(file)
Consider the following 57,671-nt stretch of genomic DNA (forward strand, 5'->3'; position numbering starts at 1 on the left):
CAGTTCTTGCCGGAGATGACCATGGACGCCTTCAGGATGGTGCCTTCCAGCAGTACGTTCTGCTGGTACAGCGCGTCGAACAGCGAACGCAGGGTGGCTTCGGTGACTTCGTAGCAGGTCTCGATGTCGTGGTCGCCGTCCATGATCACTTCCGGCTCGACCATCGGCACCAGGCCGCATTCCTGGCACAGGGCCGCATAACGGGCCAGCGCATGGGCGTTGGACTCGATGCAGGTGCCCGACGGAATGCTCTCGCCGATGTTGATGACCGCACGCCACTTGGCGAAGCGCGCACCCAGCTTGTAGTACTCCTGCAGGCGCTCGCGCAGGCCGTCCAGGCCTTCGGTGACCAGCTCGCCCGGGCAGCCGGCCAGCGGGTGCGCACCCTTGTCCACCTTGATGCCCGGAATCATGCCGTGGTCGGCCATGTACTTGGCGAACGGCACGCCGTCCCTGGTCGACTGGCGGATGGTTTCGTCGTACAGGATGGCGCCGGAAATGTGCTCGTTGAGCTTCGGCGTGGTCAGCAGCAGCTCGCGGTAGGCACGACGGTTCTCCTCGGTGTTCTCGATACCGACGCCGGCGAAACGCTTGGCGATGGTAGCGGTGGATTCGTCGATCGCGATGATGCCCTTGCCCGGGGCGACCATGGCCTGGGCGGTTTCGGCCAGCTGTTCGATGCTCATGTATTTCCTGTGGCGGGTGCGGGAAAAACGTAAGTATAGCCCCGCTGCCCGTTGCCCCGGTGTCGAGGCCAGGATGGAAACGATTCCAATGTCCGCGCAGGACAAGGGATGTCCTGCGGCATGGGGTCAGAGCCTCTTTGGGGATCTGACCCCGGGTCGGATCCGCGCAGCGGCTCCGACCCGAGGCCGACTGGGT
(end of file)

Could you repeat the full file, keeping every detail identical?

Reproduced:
Consider the following 57,671-nt stretch of genomic DNA (forward strand, 5'->3'; position numbering starts at 1 on the left):
CAGTTCTTGCCGGAGATGACCATGGACGCCTTCAGGATGGTGCCTTCCAGCAGTACGTTCTGCTGGTACAGCGCGTCGAACAGCGAACGCAGGGTGGCTTCGGTGACTTCGTAGCAGGTCTCGATGTCGTGGTCGCCGTCCATGATCACTTCCGGCTCGACCATCGGCACCAGGCCGCATTCCTGGCACAGGGCCGCATAACGGGCCAGCGCATGGGCGTTGGACTCGATGCAGGTGCCCGACGGAATGCTCTCGCCGATGTTGATGACCGCACGCCACTTGGCGAAGCGCGCACCCAGCTTGTAGTACTCCTGCAGGCGCTCGCGCAGGCCGTCCAGGCCTTCGGTGACCAGCTCGCCCGGGCAGCCGGCCAGCGGGTGCGCACCCTTGTCCACCTTGATGCCCGGAATCATGCCGTGGTCGGCCATGTACTTGGCGAACGGCACGCCGTCCCTGGTCGACTGGCGGATGGTTTCGTCGTACAGGATGGCGCCGGAAATGTGCTCGTTGAGCTTCGGCGTGGTCAGCAGCAGCTCGCGGTAGGCACGACGGTTCTCCTCGGTGTTCTCGATACCGACGCCGGCGAAACGCTTGGCGATGGTAGCGGTGGATTCGTCGATCGCGATGATGCCCTTGCCCGGGGCGACCATGGCCTGGGCGGTTTCGGCCAGCTGTTCGATGCTCATGTATTTCCTGTGGCGGGTGCGGGAAAAACGTAAGTATAGCCCCGCTGCCCGTTGCCCCGGTGTCGAGGCCAGGATGGAAACGATTCCAATGTCCGCGCAGGACAAGGGATGTCCTGCGGCATGGGGTCAGAGCCTCTTTGGGGATCTGACCCCGGGTCGGATCCGCGCAGCGGCTCCGACCCGAGGCCGACTGGGT